Audit continues, costs rise

An audit of Alabama State University continues. The forensic audit was ordered by Governor Robert Bentley and is a complete audit of all the school's financial activity, covering the years from 2007-2011. Former university president, Joseph Silver, recommended the audit although he held his post as president for just three months. In September 2012, Silver claimed he discovered irregularities with some of the school's contracts. He subsequently placed on paid administrative leave by the board of trustees. Silver later received a $685,000 settlement from the school.[10]

Thus far, the audit has not uncovered any criminal activity or fraud in the university's financial records. However, Bentley has proposed two members of the university's board of trustees be removed due to allegations that they have conflicts of interest.[11]

Wiggins, a member of the board, is one of the trustees Bentley has recommended for removal. Wiggins alleges the Governor's actions are due to politics and racial bias. The state's two historically black colleges contain provisions in their constitutions which allow the state's Governor to remove trustees. However, 13 other colleges in the state have no such provision. Wiggins serves as vice-chair of the board. The board is chaired by the Governor, however, in the Governor's absence, the vice-chair conducts board meetings. Bentley rarely attends the board's meetings and most have been chaired by Wiggins.[11]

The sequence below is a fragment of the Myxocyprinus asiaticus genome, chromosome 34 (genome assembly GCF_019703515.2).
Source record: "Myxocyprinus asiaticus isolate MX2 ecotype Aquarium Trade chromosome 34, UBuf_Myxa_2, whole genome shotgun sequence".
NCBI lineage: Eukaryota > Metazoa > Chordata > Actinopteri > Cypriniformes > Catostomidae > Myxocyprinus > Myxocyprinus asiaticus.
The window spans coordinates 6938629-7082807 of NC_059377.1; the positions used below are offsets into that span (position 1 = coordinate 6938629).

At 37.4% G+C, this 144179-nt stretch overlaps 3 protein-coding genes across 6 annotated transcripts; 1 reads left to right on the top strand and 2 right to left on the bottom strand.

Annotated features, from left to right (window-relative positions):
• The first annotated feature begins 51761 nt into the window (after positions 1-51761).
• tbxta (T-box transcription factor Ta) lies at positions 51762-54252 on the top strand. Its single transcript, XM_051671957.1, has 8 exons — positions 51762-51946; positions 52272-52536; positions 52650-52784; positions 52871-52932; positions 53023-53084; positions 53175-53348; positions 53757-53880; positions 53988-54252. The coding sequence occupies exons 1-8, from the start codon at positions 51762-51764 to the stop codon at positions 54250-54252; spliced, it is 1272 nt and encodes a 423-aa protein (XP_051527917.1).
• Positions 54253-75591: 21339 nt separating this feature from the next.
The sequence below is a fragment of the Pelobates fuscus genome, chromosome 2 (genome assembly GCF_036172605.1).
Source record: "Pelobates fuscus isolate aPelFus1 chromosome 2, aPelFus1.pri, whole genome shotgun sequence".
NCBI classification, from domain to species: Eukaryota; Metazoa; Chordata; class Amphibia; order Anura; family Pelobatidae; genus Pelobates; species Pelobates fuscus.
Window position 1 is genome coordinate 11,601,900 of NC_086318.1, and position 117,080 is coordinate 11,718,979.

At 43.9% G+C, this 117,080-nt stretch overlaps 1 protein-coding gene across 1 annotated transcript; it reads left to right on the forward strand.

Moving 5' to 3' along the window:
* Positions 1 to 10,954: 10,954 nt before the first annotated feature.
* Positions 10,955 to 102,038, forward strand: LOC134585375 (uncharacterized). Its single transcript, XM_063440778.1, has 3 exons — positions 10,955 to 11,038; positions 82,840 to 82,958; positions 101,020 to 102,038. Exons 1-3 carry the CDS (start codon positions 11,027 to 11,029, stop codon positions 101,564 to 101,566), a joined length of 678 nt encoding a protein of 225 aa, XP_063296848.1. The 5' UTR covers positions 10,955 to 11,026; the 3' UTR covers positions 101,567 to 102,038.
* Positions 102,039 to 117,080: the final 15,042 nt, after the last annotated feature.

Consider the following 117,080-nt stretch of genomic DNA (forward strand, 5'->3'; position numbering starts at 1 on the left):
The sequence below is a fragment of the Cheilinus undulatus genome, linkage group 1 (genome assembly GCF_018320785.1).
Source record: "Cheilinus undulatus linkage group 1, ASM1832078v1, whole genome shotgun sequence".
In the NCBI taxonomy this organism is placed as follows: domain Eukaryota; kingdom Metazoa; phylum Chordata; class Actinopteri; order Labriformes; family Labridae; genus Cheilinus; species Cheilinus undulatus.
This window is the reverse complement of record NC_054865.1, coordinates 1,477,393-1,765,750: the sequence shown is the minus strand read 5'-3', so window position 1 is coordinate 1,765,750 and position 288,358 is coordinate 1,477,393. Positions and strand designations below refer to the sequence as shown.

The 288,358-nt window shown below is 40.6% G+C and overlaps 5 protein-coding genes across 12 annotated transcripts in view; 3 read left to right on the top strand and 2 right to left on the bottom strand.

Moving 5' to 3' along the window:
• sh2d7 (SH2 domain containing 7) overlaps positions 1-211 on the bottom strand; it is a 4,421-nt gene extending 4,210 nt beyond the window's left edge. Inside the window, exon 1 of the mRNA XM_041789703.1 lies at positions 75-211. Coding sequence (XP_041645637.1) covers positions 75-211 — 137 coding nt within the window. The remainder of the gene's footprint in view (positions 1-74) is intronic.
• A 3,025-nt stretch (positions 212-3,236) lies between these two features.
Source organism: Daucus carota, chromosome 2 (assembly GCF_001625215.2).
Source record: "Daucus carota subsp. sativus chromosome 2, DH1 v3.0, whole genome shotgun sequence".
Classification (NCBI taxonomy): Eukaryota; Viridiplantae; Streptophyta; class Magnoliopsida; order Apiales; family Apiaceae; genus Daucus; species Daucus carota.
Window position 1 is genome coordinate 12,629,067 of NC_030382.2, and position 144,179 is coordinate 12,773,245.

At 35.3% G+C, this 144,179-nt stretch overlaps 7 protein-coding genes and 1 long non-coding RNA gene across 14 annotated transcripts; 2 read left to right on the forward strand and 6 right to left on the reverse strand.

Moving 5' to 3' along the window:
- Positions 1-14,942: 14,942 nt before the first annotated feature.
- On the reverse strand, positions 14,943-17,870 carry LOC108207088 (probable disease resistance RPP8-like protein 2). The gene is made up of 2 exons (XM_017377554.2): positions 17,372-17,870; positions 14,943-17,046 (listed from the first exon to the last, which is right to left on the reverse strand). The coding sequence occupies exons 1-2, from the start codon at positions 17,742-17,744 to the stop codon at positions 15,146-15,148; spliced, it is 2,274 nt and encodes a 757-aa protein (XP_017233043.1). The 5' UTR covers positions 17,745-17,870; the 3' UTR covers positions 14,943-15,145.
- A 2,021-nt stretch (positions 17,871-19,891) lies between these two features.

Bentley has proposed his intention remove Wiggins from the board for conflicts of interest. Allegedly, one of these conflicts relates to Wiggins' wife. She worked with a two-week summer program for middle-school students that was connected to ASU. However, the camp took place before Wiggins was appointed to serve on the board, and no issues regarding the summer program were ever voted on or discussed by the board.[11]

Wiggins' sister-in-law is a member of the faculty at the university. However, minutes from the board meeting indicate Wiggins abstained from voting on her selection as a faculty member.[11]

Governor Bentley has authorized a new contract in the forensic audit, which will continue through the end of April 2014. Including severance payments made to Silver, as outgoing president of the university, the fraud investigation at the university has cost $2.6 million.[10]

Discipline (2009)

Wiggins was reprimanded by the Alabama Court of the Judiciary in 2009 and suspended for 90 days without pay due to violations of the Code of Judicial Ethics. He failed to recuse himself from a voter fraud case that involved three of his relatives.[12]

See also

External links

References

Alabama Supreme CourtAlabama Court of Civil AppealsAlabama Court of Criminal AppealsAlabama Circuit CourtsAlabama Municipal CourtsAlabama Probate CourtsAlabamaAlabama countiesAlabama judicial newsAlabama judicial electionsJudicial selection in AlabamaUnited States District Court for the Northern District of AlabamaUnited States District Court for the Middle District of AlabamaUnited States District Court for the Southern District of AlabamaUnited States Court of Appeals for the Eleventh CircuitAlabamaTemplate.jpg